Two weeks into football season, there’s no shortage of blitzing, blocking and punting. And then there’s the action on the gridiron.
The start of the NFL and college seasons has brought a slew of hard-knuckled promotional efforts from casual bar-and-grill chains. The come-ons are all aimed at fans looking for someplace that will keep them in drinks and grub while they watch the games. But the particulars of the pitches are as varied as pro squads’ hairstyles.
Here’s a sampling of the plays casual operators are running to snag business.
Applebee’s: ‘Hey, stay at home if you want’
Inside the casual leader’s 1,900 restaurants, the enticement is a three-course meal priced as low as $11.99. About 500 units are offering a second deal aimed at football fans who aren’t drawn off the couch by the first one. Every Monday during NFL season, stay-at-homes can get free deliveries of Applebee’s food via DoorDash. The orders have to top $25 for weeks two through four of the season. Then the threshold rises to $30.
The offer is aimed at fans of Monday Night Football, but it’s offered the whole day.
The resurging casual chain isn’t overlooking takeout business, either. Takeout customers can add fountain soft drinks to their orders for just 99 cents a serving.
Making Monday happier, even for Browns fans
Yard House, Darden Restaurants’ beer specialist, would prefer to pull football fans inside one of its bar-centric establishments on Monday nights. For the length of the pro season, it’s changing the times of its happy hours to coincide with the Monday game. The price of pizzas and appetizers are cut in half, and $2 is knocked off the charge for drinks, including cocktails and wine.
Hurricane Grill & Wings’ swag bag
The full-service sister of Fatburger is aiming to lock in hardcore fans by targeting fantasy football leagues. Groups that sign up to hold their player-draft session at one of the chain’s 76 or so restaurants are guaranteed a table. They’re also provided with a how-to kit for running a league, plus a booklet of coupons, beer holders for every participant and perks such as sunglasses. It values the giveaway at $125.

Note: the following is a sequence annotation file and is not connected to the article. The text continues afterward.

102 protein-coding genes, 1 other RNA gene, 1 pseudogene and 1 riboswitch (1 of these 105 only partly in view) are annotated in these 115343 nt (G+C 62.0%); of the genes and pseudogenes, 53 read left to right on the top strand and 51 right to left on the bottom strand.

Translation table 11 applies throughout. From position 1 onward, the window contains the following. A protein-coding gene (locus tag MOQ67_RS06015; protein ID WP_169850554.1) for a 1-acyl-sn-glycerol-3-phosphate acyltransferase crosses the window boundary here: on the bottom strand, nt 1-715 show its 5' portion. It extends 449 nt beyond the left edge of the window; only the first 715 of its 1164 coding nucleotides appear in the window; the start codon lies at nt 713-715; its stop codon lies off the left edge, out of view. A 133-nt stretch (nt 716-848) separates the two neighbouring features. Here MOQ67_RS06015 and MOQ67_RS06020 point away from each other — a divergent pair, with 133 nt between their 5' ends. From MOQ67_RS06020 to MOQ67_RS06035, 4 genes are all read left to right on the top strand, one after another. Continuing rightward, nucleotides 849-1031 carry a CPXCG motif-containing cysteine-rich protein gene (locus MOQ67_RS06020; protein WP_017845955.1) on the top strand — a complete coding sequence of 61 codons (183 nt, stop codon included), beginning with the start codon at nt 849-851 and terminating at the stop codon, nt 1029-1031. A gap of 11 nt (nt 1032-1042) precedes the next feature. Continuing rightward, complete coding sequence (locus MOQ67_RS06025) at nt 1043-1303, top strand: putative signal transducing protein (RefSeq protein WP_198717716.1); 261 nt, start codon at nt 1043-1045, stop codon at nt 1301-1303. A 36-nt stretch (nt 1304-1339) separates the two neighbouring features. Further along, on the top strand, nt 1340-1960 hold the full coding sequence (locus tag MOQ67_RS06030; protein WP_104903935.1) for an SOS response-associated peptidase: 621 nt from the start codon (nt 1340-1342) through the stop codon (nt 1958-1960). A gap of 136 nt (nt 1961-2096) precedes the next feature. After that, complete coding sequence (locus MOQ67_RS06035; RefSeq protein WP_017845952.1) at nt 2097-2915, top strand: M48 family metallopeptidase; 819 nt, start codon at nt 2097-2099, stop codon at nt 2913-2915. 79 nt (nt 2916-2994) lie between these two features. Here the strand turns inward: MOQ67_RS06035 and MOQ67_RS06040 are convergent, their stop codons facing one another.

Buffalo Wild Wings’ big play
One of the open questions about this year’s football season is what gambling opportunities might be available to casual chains as a result of a Supreme Court decision a few months ago. A lot of eyes are on Buffalo Wild Wings in particular because of its partnership with DraftKings, a leading online betting site[MOU1] .
The results of that arrangement aren’t exactly Las Vegas scale right now. The partners are in effect offering an instant fantasy football contest. Users of BWW’s app can pick a team at the start and halftimes of two virtual games every Sunday. The customers who select the best-performing squads win non-cash prizes such as gift cards, free food and points in BWW’s loyalty program, not actual money.
That’s only part of BWW’s promotional efforts this fall. It’s also adopted an everyday value menu, the $5 Gameday Menu, though some of the items are priced higher than five bucks. Included are pitchers of beer, a group-oriented value option that has been a signature of a sister concept within the Roark Capital fold, Miller’s Ale House.
Football fans are also being encouraged to visit a BWW through a new overarching marketing campaign, “Escape to football,” where young men in difficult life situations find a much-needed break inside one of the brand’s restaurants.
TGI Fridays’ new football spokesman
The granddaddy of casual dining is aiming its big football pitch at fans of college-level play. It recently signed college football commentator Kirk Herbstreit to push a special football version of the chain’s $5 bargain menu. Herbstreit is also hosting a weekly promo video, accessible via Twitter, where he reviews highlights from the previous week’s games and previews college football’s next round of matchups.
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